Anguiano has vindicated and taken advantage of the principles of modern
art, giving him a universal and transcending character of his boundary
Anguiano held his first solo exhibition, entitled "Raúl
Anguiano and Máximo Pacheco" at the Palace of Fine Arts in Mexico City,
in 1935; and in 1940 he took part in his first collective exhibition
"Twenty Centuries of Mexican Art". These were followed by more
than 100 shows in many countries as Cuba, Chile, Colombia, Brazil,
United States, France, Italy, the former Soviet Union, Israel, Germany
and Japan. His most recent exhibitions include the presentation of a
series of four colour lithographs, held at the Hall of Graphic Arts
SAGA 88, from 1989 to 1990, in Paris; and the retrospective look at
Anguiano's work in graphics (1938-1940), held at the National Print
Museum in Mexico City in 1990.
Since 1982, Anguiano has been
full member of Mexico City's Academy of Arts, and since 1993, he has
also been Creator Emeritus of National System to the Creators of Art.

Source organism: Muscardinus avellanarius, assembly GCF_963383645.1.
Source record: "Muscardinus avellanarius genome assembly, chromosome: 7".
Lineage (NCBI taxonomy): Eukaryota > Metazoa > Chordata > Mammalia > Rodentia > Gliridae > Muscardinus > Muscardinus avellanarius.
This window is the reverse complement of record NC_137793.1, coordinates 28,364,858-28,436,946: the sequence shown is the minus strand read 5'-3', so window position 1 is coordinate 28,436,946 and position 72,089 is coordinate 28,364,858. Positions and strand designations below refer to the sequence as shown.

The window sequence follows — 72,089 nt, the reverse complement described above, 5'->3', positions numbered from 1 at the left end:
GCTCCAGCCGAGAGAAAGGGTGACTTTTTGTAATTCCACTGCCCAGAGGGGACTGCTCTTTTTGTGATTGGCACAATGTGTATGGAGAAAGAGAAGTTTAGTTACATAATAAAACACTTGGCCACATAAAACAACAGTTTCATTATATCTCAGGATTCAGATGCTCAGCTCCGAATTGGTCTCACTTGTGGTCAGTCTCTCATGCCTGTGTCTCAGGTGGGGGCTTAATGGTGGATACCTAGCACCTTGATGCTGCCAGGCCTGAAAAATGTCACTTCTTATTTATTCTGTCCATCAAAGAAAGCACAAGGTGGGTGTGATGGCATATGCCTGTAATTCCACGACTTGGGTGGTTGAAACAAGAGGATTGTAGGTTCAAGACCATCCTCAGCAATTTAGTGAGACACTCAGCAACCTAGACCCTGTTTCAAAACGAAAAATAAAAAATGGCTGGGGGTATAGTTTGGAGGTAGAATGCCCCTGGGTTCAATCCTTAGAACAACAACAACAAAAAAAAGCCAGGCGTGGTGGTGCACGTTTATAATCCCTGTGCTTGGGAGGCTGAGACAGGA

Mexican artist Raul Anguiano attended the Guadalajara Free School of
Painting before moving to Mexico City. He taught art there before
traveling to New York as a professor at the Art Student's League.
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his artistic career, he illustrated many books and participated in
individual and group exhibitions in Mexico, the United States, Europe
and Japan. As a guest lecturer in Europe and the Middle East and
for a year at the University of California in Los Angeles, he often
talked on "Muralism and the Mexican School of Painting".
He was an academician in Mexico City.